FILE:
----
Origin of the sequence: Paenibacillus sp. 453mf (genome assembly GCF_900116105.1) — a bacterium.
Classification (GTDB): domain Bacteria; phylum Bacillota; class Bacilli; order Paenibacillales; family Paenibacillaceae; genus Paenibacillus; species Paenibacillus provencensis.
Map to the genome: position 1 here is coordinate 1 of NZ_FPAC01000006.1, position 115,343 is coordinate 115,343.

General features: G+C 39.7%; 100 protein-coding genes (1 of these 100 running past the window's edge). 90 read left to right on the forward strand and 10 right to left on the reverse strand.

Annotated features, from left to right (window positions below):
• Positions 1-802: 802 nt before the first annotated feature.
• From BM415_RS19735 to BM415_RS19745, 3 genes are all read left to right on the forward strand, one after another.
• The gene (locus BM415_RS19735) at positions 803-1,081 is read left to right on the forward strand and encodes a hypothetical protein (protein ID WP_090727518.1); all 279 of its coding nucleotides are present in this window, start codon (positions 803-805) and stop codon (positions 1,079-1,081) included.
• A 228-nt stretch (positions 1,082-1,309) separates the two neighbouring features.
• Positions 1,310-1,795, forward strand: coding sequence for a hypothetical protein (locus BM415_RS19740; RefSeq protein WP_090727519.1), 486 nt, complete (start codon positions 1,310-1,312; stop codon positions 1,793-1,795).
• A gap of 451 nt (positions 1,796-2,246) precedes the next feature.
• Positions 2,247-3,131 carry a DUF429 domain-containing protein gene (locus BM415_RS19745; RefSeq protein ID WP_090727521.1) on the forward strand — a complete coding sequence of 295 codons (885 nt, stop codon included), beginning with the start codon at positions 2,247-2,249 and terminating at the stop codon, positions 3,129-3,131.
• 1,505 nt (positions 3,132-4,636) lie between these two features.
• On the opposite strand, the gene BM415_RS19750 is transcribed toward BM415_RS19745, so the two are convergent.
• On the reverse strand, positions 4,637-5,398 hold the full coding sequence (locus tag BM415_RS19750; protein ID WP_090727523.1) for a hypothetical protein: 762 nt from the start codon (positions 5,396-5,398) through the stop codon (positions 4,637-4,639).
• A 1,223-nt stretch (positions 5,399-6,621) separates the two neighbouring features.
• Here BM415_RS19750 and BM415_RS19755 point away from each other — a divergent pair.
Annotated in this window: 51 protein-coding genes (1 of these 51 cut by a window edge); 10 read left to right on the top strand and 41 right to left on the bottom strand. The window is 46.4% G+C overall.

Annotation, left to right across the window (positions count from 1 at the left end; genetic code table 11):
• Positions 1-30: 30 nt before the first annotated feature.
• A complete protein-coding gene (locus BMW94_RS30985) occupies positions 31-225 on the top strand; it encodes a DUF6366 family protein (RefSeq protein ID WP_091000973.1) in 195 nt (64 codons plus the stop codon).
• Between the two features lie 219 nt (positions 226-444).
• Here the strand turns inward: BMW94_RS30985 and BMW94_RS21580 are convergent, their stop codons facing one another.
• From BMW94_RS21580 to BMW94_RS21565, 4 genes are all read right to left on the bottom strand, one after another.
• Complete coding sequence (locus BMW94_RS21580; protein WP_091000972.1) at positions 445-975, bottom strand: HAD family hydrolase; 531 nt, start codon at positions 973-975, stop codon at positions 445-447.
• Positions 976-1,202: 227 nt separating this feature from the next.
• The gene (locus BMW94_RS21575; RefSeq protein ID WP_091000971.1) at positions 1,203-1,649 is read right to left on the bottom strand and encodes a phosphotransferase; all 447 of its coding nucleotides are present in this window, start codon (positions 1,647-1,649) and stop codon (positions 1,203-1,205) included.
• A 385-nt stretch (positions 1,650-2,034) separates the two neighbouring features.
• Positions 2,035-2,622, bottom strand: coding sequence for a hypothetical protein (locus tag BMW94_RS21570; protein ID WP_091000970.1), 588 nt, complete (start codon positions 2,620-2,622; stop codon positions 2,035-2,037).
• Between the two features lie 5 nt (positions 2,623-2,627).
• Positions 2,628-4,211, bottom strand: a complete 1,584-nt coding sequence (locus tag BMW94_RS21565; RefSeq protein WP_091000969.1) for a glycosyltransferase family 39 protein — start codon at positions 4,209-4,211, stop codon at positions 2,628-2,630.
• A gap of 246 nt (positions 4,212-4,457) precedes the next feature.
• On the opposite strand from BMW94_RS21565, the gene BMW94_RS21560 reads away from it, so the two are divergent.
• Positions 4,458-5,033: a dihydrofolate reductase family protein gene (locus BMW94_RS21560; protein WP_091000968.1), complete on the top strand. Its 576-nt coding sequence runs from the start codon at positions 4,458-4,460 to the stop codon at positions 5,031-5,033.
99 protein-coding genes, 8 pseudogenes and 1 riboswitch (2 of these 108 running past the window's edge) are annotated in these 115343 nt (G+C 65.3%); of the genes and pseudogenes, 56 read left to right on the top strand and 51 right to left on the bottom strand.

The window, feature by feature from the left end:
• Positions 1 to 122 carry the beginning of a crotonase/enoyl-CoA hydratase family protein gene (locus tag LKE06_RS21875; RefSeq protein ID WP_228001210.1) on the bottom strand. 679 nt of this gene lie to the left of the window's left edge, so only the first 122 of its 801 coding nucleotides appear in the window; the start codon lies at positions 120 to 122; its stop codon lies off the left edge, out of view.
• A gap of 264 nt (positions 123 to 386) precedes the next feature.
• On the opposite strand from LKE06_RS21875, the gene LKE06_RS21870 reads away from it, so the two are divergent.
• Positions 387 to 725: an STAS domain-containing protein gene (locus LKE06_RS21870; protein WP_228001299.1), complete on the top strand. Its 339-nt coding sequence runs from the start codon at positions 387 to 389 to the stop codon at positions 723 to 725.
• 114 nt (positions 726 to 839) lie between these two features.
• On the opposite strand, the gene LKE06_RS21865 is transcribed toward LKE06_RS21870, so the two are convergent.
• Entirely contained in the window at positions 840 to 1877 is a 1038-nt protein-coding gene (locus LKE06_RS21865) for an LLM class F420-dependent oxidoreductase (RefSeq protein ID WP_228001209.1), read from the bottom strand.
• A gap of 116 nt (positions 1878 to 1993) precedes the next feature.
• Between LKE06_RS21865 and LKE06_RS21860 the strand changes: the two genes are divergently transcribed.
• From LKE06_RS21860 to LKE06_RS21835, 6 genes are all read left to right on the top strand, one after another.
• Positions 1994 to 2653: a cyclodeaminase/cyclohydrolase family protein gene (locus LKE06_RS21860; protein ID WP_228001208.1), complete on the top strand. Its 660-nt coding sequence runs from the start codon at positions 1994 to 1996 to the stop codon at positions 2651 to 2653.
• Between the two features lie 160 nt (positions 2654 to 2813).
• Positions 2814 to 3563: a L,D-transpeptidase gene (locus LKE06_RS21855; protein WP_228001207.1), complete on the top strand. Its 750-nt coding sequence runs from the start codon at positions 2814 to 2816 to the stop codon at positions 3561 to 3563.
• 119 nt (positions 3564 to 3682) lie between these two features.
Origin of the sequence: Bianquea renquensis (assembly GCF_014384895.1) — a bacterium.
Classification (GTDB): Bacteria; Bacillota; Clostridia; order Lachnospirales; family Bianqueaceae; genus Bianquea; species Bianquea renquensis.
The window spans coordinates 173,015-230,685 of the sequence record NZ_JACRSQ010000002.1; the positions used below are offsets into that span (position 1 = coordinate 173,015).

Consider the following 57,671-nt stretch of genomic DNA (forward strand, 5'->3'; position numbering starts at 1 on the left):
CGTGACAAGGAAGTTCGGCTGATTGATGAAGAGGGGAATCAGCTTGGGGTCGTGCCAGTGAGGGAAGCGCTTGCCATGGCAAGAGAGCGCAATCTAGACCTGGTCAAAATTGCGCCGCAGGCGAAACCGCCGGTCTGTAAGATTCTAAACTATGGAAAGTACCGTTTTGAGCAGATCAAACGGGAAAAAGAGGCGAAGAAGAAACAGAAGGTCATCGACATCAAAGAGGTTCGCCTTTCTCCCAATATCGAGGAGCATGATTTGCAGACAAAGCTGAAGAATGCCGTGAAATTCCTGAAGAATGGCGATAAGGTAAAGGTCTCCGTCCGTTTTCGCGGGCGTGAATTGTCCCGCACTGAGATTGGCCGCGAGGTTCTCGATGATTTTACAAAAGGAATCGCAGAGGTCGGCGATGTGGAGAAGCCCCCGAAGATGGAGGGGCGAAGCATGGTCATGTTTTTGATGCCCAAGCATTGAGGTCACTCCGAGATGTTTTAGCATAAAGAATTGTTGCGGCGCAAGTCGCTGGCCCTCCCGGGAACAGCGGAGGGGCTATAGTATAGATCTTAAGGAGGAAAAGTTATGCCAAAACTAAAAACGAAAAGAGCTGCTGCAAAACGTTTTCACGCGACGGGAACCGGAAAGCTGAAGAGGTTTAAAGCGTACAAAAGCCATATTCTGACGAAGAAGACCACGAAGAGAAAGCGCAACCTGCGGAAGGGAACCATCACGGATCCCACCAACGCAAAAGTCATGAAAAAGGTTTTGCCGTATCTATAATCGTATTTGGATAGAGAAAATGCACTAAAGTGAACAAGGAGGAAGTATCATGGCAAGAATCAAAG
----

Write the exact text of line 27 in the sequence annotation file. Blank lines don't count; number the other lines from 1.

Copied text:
• The gene (locus BMW94_RS21575; RefSeq protein ID WP_091000971.1) at positions 1,203-1,649 is read right to left on the bottom strand and encodes a phosphotransferase; all 447 of its coding nucleotides are present in this window, start codon (positions 1,647-1,649) and stop codon (positions 1,203-1,205) included.